By Loren Bell, Mongabay-Indonesia contributor
10 February 2014
(mongabay.com) – Protecting large, isolated areas of no-take zones for over 10 years with strong enforcement is the key to effective Marine Protected Areas (MPAs), according to a letter published this week in Nature. However, 59% of all MPAs meet less than three of the five criteria, making them protected in name only.
The authors look at 964 sites in 87 MPAs worldwide and identify which factors determine a successful MPA. They write that the key ingredients are:
"(1) degree of fishing permitted…; (2) level of enforcement; (3) MPA age; (4) MPA size; and (5) presence of continuous habitat allowing unconstrained movement of fish."
An MPA that fails to meet at least three of these criteria is statistically no different from fished areas, while each additional factor above three increases its conservation value exponentially.
Although the authors do find that, "across all 87 MPAs investigated, species richness of large fishes was 36% greater inside MPAs compared to fished areas, biomass of large fishes was 35% greater, and sharks 101% greater," they continue to note that, "for species richness of all fishes and the other four bio- mass metrics investigated, no significant difference was found ."
The poor overall performance of MPAs worldwide is likely due the significant number of ineffective protected areas: only four of the 87 MPAs studied meet all five key criteria. Using those "effective" Areas as a standard, the authors find that in the other MPAs, "fish biomass was greatly reduced overall, with 63% of all fish biomass, 80% of large fish biomass, 93% of sharks, 84% of groupers and 85% of jacks apparently removed from reefs by fishing."
MPAs have proliferated in recent years as countries rush to meet protection targets. In 1970, there were 118 MPAs in 27 nations. By 1994, over 1,300 MPAs existed worldwide. In 2010, nearly 5,900 MPAs had been established. However, as impressive as those numbers sound, protected areas account for less than 2% of the world's oceans, and without effective management, do little to assist in recovery of diversity or biomass. [more]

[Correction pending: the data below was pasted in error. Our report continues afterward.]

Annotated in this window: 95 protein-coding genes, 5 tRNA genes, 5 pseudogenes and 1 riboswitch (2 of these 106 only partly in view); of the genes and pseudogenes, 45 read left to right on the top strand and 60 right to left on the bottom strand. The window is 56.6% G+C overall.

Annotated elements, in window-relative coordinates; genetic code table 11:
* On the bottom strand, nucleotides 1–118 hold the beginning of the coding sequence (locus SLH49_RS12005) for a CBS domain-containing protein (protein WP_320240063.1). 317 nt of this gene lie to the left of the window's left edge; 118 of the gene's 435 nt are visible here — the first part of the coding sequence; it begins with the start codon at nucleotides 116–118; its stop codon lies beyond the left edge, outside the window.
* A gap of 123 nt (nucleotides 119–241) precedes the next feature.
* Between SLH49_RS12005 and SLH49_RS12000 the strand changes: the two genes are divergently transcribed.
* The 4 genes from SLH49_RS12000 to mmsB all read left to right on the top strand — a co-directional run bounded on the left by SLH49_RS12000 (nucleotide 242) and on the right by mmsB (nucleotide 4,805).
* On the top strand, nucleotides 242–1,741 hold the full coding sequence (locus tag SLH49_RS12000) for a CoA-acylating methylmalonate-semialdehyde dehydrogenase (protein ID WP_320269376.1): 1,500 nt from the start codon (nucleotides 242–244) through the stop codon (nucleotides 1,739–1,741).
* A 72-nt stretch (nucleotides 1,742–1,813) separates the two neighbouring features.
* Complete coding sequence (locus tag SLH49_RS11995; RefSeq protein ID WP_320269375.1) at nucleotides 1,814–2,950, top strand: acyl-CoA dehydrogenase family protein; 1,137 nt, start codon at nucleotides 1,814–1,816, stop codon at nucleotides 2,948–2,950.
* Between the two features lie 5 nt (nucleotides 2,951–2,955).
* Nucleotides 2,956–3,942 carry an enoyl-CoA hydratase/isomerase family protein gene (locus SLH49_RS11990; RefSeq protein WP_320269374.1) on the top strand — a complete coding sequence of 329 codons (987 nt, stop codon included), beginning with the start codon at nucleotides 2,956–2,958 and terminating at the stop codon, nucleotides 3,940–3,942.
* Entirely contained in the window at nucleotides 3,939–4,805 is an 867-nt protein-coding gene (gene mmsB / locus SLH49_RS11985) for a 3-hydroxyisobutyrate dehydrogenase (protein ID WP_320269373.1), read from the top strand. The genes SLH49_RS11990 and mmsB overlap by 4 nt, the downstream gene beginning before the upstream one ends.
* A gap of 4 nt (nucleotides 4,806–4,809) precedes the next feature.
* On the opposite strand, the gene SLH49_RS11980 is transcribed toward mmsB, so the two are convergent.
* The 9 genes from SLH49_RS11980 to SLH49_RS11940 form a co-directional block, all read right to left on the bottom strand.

ABSTRACT: In line with global targets agreed under the Convention on Biological Diversity, the number of marine protected areas (MPAs) is increasing rapidly, yet socio-economic benefits generated by MPAs remain difficult to predict and under debate1, 2. MPAs often fail to reach their full potential as a consequence of factors such as illegal harvesting, regulations that legally allow detrimental harvesting, or emigration of animals outside boundaries because of continuous habitat or inadequate size of reserve3, 4, 5. Here we show that the conservation benefits of 87 MPAs investigated worldwide increase exponentially with the accumulation of five key features: no take, well enforced, old (>10 years), large (>100 km2), and isolated by deep water or sand. Using effective MPAs with four or five key features as an unfished standard, comparisons of underwater survey data from effective MPAs with predictions based on survey data from fished coasts indicate that total fish biomass has declined about two-thirds from historical baselines as a result of fishing. Effective MPAs also had twice as many large (>250 mm total length) fish species per transect, five times more large fish biomass, and fourteen times more shark biomass than fished areas. Most (59%) of the MPAs studied had only one or two key features and were not ecologically distinguishable from fished sites. Our results show that global conservation targets based on area alone will not optimize protection of marine biodiversity. More emphasis is needed on better MPA design, durable management and compliance to ensure that MPAs achieve their desired conservation value.